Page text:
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Montreal Canadiens goaltender Jaroslav Halak, from Slovakia, makes a glove save on his way to shutting out the Vancouver Canucks 3-0 during third period NHL hockey action in Montreal Tuesday, Feb. 24, 2009. THE CANADIAN PRESS/Ryan Remiorz

Ryan Remiorz

The first time Philadelphia Flyers forward Scott Hartnell's ample frame sailed into view in front of the Montreal Canadiens net was roughly five seconds in to his second shift.

Despite the best efforts of the Habs defence to shift him, they couldn't; the tone was set.

Hartnell did no immediate damage, but a couple of minutes later, the Flyers used the same formula to jam a puck past goalie Jaroslav Halak as three players crowded his crease.

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Where the Washington Capitals and Pittsburgh Penguins only intermittently succeeded, the Flyers nearly universally excelled in Game 1 of the NHL's Eastern Conference final series.

Not that the Habs were surprised.

"It happened last series. It happened the series before. I don't care who you're playing against, it's going to be a tough battle in front of the net.  It's playoff time, and it gets even worse in front of there," Montreal winger Brian Gionta said.

So how to counter the big-bodied, orange-coloured menace?

For that is the question that preoccupied the Canadiens at their off-day meeting, and one that is central to their hopes of beating the Flyers.

Head coach Jacques Martin was tight-lipped about the specific strategy, but his players provided glimpses.

The main points: Move the puck more quickly to defeat Philadelphia's pressure, have more support through the neutral zone and use team speed to put pressure on the Flyers defence.

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"They only really play with four defencemen, so we need to get it in their end and move our feet … we weren't initiating at all [in Game 1]" centre Glen Metropolit said.

The corollary, as set out by forward Dominic Moore: The Canadiens must also be more effective on the fore-check, and force the Flyers to skate with them. And once they're in the zone, they need to follow the Flyers' lead by getting bodies in front of the net to hunt for rebounds.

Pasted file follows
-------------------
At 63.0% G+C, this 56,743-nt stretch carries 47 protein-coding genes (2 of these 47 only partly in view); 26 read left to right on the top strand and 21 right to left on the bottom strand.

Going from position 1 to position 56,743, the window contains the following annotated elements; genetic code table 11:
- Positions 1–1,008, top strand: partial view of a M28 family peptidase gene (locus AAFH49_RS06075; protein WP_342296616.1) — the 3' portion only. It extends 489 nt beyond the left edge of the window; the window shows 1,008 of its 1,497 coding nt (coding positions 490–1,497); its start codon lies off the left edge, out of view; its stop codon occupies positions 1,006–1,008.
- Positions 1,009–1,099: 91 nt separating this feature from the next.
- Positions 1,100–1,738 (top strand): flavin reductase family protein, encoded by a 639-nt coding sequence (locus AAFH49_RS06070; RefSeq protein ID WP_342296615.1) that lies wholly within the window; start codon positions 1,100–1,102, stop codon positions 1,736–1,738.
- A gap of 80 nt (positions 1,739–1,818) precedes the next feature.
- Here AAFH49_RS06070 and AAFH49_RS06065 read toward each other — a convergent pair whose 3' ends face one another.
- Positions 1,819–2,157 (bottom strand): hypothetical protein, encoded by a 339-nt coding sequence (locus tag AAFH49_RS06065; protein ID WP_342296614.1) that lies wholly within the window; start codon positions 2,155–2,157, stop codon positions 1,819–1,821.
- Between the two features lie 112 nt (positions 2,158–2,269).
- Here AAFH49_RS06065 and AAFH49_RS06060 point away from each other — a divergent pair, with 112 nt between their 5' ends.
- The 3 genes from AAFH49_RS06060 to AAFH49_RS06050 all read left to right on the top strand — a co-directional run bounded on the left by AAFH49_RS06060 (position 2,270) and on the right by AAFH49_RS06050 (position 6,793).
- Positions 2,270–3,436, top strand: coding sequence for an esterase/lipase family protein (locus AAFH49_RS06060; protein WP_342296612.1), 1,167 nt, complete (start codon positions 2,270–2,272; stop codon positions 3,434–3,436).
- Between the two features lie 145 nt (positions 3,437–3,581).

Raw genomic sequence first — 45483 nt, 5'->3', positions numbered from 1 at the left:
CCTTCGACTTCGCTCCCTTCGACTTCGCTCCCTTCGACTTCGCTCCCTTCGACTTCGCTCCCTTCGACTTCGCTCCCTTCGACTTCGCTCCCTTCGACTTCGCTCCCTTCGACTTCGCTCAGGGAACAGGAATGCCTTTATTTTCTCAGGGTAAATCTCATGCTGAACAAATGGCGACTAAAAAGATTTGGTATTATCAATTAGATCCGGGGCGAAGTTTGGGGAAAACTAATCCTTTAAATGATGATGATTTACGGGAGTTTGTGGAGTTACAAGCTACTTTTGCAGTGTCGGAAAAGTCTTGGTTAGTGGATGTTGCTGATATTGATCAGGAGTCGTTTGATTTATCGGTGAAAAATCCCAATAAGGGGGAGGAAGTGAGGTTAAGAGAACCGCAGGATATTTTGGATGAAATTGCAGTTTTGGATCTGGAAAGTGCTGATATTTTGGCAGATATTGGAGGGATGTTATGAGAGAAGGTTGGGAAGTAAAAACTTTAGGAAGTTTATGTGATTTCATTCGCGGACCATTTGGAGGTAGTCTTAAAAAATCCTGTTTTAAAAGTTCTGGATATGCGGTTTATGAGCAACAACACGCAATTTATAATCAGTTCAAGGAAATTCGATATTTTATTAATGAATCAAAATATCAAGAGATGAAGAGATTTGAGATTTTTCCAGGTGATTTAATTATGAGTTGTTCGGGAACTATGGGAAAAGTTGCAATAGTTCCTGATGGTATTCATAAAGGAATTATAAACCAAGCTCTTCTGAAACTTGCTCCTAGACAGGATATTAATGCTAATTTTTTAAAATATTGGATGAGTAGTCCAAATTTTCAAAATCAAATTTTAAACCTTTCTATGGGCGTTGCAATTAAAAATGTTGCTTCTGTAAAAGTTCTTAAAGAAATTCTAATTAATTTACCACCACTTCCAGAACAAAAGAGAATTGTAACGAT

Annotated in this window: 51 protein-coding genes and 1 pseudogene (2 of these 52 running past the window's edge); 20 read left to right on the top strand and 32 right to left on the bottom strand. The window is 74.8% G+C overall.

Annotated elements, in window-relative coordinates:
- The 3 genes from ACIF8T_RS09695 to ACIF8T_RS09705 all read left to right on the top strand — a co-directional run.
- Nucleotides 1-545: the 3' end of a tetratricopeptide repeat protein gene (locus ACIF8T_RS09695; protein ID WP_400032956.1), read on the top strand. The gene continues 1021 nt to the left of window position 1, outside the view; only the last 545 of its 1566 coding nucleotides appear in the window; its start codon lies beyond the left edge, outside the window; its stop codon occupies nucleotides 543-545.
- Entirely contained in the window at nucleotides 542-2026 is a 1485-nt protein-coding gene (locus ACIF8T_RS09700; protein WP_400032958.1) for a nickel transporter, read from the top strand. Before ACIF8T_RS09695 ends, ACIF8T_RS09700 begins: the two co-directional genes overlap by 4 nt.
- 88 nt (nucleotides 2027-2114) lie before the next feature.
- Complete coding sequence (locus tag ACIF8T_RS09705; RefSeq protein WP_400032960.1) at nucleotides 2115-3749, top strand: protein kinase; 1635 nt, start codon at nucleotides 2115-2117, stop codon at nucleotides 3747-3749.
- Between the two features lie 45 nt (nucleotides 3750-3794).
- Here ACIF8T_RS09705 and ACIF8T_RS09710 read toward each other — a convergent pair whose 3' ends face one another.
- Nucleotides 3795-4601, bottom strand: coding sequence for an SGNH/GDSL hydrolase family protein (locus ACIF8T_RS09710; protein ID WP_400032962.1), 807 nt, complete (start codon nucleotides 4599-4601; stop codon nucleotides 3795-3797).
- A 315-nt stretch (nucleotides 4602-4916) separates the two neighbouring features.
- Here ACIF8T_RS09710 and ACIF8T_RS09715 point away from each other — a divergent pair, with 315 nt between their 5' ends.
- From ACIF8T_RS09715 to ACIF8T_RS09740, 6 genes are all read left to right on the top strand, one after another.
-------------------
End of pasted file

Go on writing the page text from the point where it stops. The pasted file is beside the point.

"There aren't a lot of secrets in the playoffs, not many goals are scored on the periphery," winger Mathieu Darche said.

Finally, the Habs defence needs to do a better job of positioning and cleaning up the front of the net - rookie P.K. Subban, a minus-3 in Game 1, was one of several Montreal rearguards who seemed overmatched - while avoiding penalties.

"We just need to do a better job boxing guys out, and we should be okay," said Halak, who was lifted after giving up four goals on 13 shots.

The zeal with which towering defenceman Hal Gill played in the first two rounds will need to be recaptured, not least by Gill himself. ("I need to be sharper," he said after Game 1.)

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The Canadiens have a few options available on the bench as they plot to contain Philadelphia's onslaught, including the 6-foot-5, 240 pound Ryan O'Byrne, who hasn't played since Game 6 of the Pittsburgh series.

In the Flyers camp, there are no illusions that Game 2 will be as easy as Sunday's 6-0 romp. Halak is 2-0 this playoff series after being pulled, and the Canadiens have made their name as a never-say-die club.

"We know they're not happy about their game," said forward Simon Gagné, adding "I expect [Halak]to come back very strong."







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About the Author
National Correspondent

Sean Gordon joined the Globe's Quebec bureau in 2008 and covers the Canadiens, Alouettes and Impact, as well as Quebec's contingent of Olympic athletes. More

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